How Thousand Fell is looking to eliminate friction from circular fashion

This story spotlights discussions taking place at Glossy’s Future of Fashion Summit on October 4-6. Circularity

This story spotlights discussions taking place at Glossy’s Future of Fashion Summit on October 4-6.

Circularity is a buzzword in fashion right now, with initiatives across the industry launching to extend the lifespan of products. That ranges from Madewell partnering with ThredUp to The RealReal upcycling scraps of damaged clothes into a new collection.

Oftentimes, the greatest friction around circularity comes from getting a product back from the customer before it winds up in a landfill. Co-founders Stuart Ahlum and Chloe Songer are looking to solve that. They’ve made circularity a core focus of their 1-year-old DTC sneaker brand, Thousand Fell.

“The biggest challenge in sustainability for the next 15 years will be how to get product that was shipped out back in a sustainable way and with unit economics that make sense,” Ahlum said, speaking at the Glossy Future of Fashion Summit in Miami on Monday.

Thousand Fell already gives customers a $20 credit toward a new pair of shoes when they bring a pair of its sneakers back to the brand for recycling. But on Tuesday, the brand rolled out a new tech stack feature that makes the process much smoother.

Traditionally, if customers wanted to send their shoes back to Thousand Fell, they’d have to email the brand, receive a shipping label, package the shoes up and mail them, without a good way to track the different steps of that process. The new feature, accessible on the Thousand Fell site, lets customers build a virtual inventory of the Thousand Fell shoes they have in their closet. When they’re ready to send them back, they mark a pair as ready for recycling and immediately get a digital shipping label to print. In another new twist, customers get the $20 credit instantly, rather than having to wait until the shoes arrive back at Thousand Fell. From there, every step of the process, including when a shoe is shipped, received, processed and ultimately recycled is made visible to the customer.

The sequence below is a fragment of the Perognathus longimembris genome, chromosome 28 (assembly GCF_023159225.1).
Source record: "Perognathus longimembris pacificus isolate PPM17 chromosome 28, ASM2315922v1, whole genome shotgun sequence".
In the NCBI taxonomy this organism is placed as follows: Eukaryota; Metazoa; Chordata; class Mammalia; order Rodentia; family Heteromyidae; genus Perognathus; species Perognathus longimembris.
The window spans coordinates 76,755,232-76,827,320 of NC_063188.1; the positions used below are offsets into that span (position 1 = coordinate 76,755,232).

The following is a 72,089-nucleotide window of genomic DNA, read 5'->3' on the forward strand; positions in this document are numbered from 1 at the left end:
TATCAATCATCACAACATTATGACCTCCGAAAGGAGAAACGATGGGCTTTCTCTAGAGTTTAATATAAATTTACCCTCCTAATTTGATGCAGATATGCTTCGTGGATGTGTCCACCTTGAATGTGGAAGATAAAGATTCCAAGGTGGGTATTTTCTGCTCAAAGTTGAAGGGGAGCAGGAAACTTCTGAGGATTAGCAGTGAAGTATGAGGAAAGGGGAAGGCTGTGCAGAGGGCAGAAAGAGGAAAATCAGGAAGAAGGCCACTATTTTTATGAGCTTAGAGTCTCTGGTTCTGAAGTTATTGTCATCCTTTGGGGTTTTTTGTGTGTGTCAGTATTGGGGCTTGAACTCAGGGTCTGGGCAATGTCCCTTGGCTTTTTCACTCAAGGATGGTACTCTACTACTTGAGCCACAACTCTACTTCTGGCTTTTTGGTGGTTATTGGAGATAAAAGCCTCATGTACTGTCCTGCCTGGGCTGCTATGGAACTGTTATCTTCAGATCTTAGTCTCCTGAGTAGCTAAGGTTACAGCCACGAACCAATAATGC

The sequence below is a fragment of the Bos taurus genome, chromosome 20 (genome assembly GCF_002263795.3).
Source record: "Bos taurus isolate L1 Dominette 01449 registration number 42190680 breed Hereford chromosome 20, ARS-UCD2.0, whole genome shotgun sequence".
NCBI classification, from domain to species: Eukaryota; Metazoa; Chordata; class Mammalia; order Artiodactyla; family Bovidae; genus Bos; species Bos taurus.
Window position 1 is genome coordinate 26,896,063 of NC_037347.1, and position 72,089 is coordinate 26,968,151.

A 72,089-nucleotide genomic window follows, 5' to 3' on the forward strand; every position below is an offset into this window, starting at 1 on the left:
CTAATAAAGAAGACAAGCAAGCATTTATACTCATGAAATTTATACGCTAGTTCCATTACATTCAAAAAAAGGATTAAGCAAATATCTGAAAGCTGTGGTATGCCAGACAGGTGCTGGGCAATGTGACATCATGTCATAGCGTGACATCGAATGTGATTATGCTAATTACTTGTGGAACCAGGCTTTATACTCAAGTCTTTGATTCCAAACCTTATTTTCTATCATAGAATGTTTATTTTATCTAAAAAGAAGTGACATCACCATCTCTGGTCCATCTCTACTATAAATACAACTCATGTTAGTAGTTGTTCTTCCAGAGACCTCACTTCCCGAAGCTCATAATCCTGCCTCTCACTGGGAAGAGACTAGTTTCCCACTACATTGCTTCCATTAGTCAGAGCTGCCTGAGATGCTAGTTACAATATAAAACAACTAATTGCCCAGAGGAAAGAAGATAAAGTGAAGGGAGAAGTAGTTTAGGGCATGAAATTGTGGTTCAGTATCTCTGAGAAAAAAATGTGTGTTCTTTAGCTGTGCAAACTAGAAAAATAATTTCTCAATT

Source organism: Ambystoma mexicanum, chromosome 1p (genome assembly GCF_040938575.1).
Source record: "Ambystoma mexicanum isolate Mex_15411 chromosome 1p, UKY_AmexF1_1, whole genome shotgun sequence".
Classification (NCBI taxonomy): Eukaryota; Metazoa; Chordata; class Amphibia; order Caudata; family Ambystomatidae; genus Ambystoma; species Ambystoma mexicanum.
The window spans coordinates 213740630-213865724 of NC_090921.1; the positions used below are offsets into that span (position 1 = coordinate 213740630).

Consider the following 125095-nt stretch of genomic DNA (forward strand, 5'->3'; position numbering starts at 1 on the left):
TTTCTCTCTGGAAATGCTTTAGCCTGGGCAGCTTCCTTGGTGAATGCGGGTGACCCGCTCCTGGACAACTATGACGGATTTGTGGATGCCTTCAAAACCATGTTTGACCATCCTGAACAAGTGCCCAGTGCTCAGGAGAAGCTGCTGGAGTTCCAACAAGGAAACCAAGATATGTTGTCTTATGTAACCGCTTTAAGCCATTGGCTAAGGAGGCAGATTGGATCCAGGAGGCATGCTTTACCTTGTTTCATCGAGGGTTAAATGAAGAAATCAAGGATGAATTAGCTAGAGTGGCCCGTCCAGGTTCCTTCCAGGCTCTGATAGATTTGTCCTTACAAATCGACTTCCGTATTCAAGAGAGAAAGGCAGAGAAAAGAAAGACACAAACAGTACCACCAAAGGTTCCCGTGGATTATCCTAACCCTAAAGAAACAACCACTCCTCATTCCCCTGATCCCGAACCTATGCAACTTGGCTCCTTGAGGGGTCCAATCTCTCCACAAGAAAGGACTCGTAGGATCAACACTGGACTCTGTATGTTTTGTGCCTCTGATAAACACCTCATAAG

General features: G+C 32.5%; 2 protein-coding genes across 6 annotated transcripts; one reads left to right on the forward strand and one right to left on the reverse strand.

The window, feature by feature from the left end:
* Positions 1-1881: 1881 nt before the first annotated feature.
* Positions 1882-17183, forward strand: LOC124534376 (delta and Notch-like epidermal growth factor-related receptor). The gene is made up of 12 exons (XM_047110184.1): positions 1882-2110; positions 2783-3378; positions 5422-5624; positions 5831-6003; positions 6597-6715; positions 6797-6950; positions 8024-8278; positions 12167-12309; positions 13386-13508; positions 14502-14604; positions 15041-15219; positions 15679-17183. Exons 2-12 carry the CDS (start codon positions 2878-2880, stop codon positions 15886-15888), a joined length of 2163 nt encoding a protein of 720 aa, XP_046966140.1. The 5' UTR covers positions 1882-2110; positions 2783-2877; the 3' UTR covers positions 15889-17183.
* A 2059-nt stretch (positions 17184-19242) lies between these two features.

Ahlum said that having this additional level of seamlessness should help take the brand’s circularity to a higher level. Even with the more arduous process that was once in place, Thousand Fell had 30% of its customers engaging with circularity.

“Making it easier to recycle, to track and trace and redeem the credit — all of that reduces friction,” Ahlum said. “And we also see that as a loyalty and engagement driver.”

While obviously not the only factors driving consumption, sustainability and circularity are increasingly some of the reasons consumers, especially socially conscious younger consumers, turn to one brand or retailer over another. 

“Resale is great for extending the lifecycle of a luxury product, which is inherently good for the world since it’s creating less waste,” said Elizabeth Layne, CMO of luxury accessories reseller Rebag, who also spoke at the Glossy Fashion Summit. “We see customers coming to us for a lot of reasons, sometimes for price or for selection — and we do see a lot of people shopping resale because of the sustainability of the category.”

How Thousand Fell is looking to eliminate friction from circular fashion